Clichéd but devastatingly true, the first impression plays a crucial role in how hard you need to work for success. And the first and the most important thing that one notices in a man’s suit – before the number of buttons, the cut, the proportions – is its color.
The general rule is that the larger the clothing item, the more conservative the color choice should be.
Beyond that, consider the situations in which your suit will be used. If you rarely need a suit, then one will always be a safe choice. On the other hand, if you wear suits regularly, you will probably want one of each and a variation on brown as well. For the business world, you can’t go wrong with black, charcoal grey or navy blue.
Then there’s your own lifestyle. If you wear suits regularly, you will probably want a number of different choices in terms of style in your wardrobe; once you have a core collection of dark suits – grey, black or navy – you may feel able to experiment with colors like brown or dark green.
Until the 1980s, browns and greens were not considered an appropriate color for a business suit. That has changed today, especially among younger professionals who want to break away from tradition. The danger of course is that you may have to interact with people who have not yet achieved a similar flexibility; don’t risk setting the wrong impression among those with whom you will be doing business.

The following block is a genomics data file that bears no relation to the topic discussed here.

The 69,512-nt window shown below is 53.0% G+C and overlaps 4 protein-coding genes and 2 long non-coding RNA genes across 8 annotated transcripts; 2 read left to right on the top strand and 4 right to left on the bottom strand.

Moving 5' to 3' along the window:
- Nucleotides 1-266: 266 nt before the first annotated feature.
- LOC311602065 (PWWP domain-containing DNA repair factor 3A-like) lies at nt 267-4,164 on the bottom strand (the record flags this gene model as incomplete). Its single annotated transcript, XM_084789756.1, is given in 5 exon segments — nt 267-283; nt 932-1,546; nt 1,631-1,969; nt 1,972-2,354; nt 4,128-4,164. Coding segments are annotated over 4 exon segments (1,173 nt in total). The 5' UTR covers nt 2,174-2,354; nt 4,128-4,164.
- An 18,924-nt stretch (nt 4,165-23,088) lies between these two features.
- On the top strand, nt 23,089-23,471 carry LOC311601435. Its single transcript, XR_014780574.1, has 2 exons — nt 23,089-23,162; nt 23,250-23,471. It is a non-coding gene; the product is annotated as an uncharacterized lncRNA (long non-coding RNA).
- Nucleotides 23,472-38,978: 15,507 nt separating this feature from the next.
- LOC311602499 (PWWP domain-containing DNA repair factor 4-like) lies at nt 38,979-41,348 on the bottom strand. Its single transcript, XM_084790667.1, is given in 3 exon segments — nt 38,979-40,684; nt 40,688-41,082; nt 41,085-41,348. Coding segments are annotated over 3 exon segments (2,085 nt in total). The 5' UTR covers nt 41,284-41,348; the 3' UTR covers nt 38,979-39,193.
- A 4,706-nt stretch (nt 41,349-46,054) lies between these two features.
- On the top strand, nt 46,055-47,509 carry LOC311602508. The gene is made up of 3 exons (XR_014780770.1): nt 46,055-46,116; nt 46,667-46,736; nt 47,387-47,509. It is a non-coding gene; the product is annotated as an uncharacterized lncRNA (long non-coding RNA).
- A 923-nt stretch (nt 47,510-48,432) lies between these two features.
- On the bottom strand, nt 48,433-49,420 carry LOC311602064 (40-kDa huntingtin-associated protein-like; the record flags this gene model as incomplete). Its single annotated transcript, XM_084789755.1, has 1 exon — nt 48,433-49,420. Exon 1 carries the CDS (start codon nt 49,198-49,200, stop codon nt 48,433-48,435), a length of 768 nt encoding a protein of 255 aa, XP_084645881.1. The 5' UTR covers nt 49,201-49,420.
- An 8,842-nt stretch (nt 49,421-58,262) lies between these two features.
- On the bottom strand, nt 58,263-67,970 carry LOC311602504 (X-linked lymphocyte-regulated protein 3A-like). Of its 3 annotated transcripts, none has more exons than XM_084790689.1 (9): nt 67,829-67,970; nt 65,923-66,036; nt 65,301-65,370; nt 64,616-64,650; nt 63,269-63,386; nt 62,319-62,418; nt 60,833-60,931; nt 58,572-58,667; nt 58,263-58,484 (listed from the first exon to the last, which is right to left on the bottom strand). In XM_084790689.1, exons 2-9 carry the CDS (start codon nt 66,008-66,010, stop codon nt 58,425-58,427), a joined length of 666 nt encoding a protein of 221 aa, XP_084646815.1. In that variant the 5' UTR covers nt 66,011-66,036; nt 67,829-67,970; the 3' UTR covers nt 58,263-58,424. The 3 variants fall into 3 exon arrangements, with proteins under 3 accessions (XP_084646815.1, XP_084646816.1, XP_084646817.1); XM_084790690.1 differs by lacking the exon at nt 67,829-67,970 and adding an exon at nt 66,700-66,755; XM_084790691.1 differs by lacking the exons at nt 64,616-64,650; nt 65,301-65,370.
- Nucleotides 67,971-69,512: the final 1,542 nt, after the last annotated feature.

And some colors for men’s suits match the seasons, or more specifically the weather. Darker tones generally suit gloomier times like winter or the rain. Spring and summer would be right for lighter, fresher colors.
You should also find out what colors highlight your hair, eyes and skin tones. When trying on a suit, check it out in both fluorescent and natural lighting
When a man’s suit has to serve multiple purposes, choose a conservative color like charcoal grey and vary the look with accessories. Adding extras such as colorful ties, pocket squares and cufflinks allows you to insert your personality whenever the situation is appropriate.